Twitter and the seismologists at the U.S. Geological Survey have teamed up since 2009, and have now produced a new system for more accurate emergency alerts. The new system relies completely on the use of the Twitter platform by the public. If someone tweets ‘earthquake’ in any of the eight languages used on Twitter, then they are helping American scientists improve their tracking of the destructive natural phenomena.

Twitter Helping US Scientists Track Earthquakes Better

Short and to the point tweets relevant

In a blog post on Wednesday, Twitter described the new Tweet Emergency Dispatch. Under the program, the micro-blogging firm gets paid by USGS to share the data. The program automatically sorts the tweets from Twitter’s 316 million active users. When tweets from people in a specific area are about earthquakes, then an alert is sent to the government researchers.

A seismologist at the federal agency, Paul Earle, said “It’s not a revolutionary change in what we do, but it just gives us that extra minute to start on our response.”

Over the last few years, the scientists have fine-tuned the system with help from earthquakes that took place during that time. The system now ignores irrelevant tweets more effectively, and does not pay heed to news stories and everyday conversations about earthquakes. The most relevant tweets are short and to the point as it is believed that during a violent shaking, people in that region won’t have time to write long tweets.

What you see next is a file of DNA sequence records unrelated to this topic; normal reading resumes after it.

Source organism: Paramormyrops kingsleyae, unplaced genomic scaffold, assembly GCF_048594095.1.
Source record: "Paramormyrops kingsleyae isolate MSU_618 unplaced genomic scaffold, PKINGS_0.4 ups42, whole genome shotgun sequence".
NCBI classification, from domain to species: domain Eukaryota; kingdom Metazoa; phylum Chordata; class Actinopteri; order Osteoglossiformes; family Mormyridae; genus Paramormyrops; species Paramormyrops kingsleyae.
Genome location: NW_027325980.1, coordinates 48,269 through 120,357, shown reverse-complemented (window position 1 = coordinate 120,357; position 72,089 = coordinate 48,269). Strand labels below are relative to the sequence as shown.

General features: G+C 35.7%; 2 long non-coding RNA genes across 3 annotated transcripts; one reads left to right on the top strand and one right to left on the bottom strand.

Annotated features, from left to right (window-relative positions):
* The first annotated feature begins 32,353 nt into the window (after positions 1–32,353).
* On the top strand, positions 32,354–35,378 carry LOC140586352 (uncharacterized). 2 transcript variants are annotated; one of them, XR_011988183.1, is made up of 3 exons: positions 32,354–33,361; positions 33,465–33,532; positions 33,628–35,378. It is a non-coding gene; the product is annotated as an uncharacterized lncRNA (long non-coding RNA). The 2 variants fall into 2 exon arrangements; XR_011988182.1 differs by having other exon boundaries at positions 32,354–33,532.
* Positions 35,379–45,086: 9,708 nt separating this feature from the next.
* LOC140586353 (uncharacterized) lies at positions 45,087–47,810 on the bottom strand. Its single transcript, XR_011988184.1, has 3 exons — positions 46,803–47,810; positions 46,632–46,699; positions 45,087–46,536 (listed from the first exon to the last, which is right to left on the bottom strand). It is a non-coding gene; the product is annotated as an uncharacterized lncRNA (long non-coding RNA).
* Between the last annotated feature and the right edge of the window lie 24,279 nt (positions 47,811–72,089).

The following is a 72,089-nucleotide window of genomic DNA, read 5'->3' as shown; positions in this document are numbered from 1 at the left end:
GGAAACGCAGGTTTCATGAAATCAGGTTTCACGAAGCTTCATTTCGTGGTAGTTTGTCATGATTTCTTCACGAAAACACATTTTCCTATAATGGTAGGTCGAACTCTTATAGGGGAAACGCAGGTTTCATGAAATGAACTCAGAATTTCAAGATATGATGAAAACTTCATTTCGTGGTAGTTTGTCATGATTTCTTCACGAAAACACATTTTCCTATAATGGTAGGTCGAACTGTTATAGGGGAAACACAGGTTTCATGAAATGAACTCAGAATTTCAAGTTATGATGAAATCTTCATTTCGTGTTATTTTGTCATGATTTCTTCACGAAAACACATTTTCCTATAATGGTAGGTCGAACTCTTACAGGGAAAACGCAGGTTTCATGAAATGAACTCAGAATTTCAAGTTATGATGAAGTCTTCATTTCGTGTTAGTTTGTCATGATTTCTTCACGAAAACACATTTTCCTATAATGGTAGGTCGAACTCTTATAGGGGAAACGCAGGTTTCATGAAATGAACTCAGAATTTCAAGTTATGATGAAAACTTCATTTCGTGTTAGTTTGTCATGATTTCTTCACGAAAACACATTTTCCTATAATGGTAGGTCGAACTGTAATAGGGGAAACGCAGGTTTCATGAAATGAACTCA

How Twitter data helps?

Twitter data can also help in that it alerts scientists to an earthquake that seismological sensors did not pick up due to some fault. It can also help them pinpoint an  earthquake in places where no sensors were present.

For example, a magnitude five earthquake last year was picked by seismic sensors in California, and alert regarding it was placed on USGS website. However, Earle realized that something was wrong as he did not see any unusual chatter on his Twitter alert system. Eventually, it was found that it wasa technical error and no earthquake ever took place.

“That’s the key,” Earle said. “The data stream from Twitter is totally independent. It’s a secondary check.”

USGS National Earthquake Information Center in Golden, Colorado has 2,000 devices that listen to tiny movements in the earth’s crust, but outside the U.S. there are only about half that number spread out across the globe.